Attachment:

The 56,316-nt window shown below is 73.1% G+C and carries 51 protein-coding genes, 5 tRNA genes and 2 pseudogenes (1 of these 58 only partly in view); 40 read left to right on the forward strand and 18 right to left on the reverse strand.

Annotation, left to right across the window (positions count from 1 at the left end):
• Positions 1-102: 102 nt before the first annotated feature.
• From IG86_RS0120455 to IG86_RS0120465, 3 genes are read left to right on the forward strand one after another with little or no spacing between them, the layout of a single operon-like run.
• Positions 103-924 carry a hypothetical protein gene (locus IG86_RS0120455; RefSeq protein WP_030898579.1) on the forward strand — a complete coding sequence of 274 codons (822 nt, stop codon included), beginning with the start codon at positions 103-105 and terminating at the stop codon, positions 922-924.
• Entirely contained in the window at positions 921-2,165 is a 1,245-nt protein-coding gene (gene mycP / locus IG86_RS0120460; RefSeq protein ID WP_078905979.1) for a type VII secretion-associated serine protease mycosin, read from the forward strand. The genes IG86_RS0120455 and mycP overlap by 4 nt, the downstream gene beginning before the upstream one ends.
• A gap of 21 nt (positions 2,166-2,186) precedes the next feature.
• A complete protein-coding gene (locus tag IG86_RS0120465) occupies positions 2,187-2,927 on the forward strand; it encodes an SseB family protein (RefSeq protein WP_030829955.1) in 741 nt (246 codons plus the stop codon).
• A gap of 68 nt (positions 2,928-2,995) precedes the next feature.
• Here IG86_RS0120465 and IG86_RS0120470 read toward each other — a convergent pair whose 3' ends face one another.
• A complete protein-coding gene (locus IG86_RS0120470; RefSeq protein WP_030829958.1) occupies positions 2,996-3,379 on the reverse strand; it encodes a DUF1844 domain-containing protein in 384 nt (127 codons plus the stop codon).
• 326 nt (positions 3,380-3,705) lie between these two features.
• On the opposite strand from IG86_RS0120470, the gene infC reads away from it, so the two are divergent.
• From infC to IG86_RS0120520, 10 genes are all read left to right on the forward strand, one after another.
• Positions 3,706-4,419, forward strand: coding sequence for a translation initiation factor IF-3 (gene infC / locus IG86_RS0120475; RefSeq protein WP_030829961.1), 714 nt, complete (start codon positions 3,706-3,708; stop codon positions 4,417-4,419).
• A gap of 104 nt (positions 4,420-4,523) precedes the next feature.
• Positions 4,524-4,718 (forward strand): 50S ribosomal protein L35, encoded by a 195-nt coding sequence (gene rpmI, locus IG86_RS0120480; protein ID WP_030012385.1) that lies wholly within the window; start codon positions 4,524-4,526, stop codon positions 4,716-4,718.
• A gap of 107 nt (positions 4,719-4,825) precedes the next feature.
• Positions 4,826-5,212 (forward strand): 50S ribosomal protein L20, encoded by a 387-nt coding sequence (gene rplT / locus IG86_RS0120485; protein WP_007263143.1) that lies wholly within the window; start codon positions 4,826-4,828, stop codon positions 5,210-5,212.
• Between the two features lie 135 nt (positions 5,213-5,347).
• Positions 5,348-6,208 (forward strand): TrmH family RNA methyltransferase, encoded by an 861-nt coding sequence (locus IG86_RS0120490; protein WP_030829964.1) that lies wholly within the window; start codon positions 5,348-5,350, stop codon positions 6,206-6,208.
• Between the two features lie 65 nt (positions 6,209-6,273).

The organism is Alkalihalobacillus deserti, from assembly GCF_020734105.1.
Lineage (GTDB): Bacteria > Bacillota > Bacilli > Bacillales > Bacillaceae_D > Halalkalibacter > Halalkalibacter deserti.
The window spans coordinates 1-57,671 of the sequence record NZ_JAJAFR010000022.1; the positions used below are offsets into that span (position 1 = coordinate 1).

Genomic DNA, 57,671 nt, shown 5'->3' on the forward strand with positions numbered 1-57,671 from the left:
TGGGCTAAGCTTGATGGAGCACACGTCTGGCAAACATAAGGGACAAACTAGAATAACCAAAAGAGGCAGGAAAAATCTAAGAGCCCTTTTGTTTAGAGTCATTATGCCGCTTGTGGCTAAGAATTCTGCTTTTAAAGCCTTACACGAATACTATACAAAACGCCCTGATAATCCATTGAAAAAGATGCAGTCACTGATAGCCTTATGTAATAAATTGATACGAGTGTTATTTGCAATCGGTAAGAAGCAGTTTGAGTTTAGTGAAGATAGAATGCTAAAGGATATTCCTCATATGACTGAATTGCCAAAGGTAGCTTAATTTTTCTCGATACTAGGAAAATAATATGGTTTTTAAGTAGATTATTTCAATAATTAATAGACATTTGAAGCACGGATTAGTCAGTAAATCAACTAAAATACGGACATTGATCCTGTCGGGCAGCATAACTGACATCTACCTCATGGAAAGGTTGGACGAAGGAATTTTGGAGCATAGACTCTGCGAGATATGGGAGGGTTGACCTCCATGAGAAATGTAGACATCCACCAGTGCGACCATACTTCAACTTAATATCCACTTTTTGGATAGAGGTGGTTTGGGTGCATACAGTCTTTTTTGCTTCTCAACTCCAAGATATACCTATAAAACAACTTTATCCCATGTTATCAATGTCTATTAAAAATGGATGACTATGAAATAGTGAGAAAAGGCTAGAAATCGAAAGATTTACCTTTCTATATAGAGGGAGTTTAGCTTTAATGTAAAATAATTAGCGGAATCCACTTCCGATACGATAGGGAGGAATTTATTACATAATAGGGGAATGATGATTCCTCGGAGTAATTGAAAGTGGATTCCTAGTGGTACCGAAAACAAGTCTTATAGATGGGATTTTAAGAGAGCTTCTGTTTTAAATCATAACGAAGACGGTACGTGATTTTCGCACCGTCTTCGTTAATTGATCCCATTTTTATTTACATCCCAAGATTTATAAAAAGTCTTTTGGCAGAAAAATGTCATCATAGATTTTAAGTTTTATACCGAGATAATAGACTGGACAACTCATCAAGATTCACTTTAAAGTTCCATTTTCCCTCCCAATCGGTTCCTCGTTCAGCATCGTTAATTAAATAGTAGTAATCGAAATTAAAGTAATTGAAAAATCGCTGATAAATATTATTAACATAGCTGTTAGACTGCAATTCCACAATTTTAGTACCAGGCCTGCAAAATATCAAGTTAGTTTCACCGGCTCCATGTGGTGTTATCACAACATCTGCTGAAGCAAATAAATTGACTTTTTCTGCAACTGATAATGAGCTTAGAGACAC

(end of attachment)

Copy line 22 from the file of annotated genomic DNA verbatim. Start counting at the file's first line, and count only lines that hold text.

• Between the two features lie 65 nt (positions 6,209-6,273).